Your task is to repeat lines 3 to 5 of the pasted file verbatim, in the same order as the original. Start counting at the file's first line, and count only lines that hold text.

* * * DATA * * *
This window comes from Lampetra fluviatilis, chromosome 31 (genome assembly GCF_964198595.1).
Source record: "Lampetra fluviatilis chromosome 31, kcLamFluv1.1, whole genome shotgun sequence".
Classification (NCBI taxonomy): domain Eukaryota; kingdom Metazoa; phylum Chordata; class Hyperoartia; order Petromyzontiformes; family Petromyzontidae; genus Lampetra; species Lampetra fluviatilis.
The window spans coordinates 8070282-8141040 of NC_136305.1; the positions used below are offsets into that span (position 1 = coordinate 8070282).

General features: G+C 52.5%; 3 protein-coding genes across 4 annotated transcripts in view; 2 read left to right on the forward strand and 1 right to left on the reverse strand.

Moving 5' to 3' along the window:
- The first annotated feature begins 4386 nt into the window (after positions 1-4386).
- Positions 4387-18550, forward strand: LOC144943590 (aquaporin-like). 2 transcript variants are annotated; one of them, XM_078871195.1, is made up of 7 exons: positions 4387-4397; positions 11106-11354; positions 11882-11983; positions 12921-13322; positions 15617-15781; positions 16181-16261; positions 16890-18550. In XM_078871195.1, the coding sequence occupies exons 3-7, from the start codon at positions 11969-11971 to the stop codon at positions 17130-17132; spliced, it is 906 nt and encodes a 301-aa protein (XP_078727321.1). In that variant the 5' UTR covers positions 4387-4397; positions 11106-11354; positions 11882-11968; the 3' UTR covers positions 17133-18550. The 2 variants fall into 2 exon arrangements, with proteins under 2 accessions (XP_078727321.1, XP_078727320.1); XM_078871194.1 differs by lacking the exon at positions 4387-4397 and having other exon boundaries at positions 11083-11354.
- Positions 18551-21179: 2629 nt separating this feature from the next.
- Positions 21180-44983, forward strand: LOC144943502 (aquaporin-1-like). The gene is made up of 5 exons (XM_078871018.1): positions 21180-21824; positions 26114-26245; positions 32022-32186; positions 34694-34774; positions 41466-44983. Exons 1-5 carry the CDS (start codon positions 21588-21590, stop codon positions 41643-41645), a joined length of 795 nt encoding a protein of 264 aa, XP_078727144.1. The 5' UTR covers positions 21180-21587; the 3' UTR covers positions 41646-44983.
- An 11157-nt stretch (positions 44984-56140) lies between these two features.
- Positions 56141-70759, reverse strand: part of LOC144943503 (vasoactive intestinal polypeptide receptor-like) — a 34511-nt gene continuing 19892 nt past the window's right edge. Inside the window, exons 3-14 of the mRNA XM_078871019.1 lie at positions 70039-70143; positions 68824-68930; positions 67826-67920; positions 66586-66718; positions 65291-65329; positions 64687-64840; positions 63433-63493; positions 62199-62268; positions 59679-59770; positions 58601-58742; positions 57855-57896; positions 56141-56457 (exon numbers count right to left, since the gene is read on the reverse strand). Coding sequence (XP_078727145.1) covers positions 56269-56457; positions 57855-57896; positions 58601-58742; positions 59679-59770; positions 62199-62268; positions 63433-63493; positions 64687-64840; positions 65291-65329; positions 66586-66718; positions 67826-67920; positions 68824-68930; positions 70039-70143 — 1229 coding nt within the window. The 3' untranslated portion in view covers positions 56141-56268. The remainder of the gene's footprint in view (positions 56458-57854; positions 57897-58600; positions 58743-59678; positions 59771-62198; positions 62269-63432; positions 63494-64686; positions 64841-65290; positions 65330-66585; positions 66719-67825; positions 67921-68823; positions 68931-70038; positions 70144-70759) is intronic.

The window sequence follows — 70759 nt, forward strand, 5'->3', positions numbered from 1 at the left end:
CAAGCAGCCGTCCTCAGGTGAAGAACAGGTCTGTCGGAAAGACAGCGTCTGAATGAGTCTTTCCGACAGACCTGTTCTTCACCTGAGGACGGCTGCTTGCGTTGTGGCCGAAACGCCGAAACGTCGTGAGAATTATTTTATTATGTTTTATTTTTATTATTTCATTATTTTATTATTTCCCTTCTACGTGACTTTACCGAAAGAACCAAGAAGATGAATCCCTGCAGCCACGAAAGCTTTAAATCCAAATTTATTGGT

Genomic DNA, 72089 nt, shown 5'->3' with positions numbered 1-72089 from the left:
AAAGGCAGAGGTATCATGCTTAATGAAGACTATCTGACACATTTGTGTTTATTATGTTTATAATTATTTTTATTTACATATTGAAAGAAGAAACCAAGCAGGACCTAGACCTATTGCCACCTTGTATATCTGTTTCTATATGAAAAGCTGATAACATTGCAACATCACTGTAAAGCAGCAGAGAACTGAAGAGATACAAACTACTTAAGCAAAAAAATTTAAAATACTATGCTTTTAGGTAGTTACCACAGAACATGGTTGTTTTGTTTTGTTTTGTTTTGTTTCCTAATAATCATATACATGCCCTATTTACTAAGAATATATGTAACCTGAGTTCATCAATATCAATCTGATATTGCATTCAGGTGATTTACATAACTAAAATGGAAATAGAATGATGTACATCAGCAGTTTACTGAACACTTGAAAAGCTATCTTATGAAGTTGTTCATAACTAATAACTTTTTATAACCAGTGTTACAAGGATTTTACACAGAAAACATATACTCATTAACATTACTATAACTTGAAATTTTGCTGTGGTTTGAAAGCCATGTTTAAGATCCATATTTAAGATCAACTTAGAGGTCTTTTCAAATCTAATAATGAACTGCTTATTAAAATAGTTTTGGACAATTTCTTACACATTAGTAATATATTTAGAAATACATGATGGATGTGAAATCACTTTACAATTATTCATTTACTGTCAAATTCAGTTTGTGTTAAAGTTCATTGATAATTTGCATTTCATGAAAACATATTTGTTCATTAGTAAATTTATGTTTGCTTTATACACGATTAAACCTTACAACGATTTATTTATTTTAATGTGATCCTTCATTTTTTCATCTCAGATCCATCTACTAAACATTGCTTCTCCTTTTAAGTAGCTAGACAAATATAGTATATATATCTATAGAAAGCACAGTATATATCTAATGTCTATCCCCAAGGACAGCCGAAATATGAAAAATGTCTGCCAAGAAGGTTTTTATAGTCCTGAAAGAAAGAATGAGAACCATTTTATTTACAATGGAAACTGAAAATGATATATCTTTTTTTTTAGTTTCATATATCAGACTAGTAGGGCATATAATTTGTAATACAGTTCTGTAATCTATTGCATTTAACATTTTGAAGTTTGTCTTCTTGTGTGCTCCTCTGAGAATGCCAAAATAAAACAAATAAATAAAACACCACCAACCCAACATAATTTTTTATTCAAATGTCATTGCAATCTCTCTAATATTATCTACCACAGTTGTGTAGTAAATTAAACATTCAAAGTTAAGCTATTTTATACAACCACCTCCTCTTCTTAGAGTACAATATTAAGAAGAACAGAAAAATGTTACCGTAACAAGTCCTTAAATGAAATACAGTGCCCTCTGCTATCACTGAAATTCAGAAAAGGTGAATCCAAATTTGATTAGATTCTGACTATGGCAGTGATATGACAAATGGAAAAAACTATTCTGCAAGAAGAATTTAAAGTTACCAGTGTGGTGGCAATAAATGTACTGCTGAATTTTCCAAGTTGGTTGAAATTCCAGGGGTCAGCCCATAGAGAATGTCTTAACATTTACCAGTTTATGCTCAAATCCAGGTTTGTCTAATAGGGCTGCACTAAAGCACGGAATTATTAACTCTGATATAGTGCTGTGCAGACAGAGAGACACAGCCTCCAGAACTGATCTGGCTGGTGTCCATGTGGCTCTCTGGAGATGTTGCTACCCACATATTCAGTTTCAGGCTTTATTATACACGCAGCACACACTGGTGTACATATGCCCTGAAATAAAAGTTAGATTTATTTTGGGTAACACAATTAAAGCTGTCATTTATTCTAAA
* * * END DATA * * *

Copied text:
Classification (NCBI taxonomy): domain Eukaryota; kingdom Metazoa; phylum Chordata; class Hyperoartia; order Petromyzontiformes; family Petromyzontidae; genus Lampetra; species Lampetra fluviatilis.
The window spans coordinates 8070282-8141040 of NC_136305.1; the positions used below are offsets into that span (position 1 = coordinate 8070282).

General features: G+C 52.5%; 3 protein-coding genes across 4 annotated transcripts in view; 2 read left to right on the forward strand and 1 right to left on the reverse strand.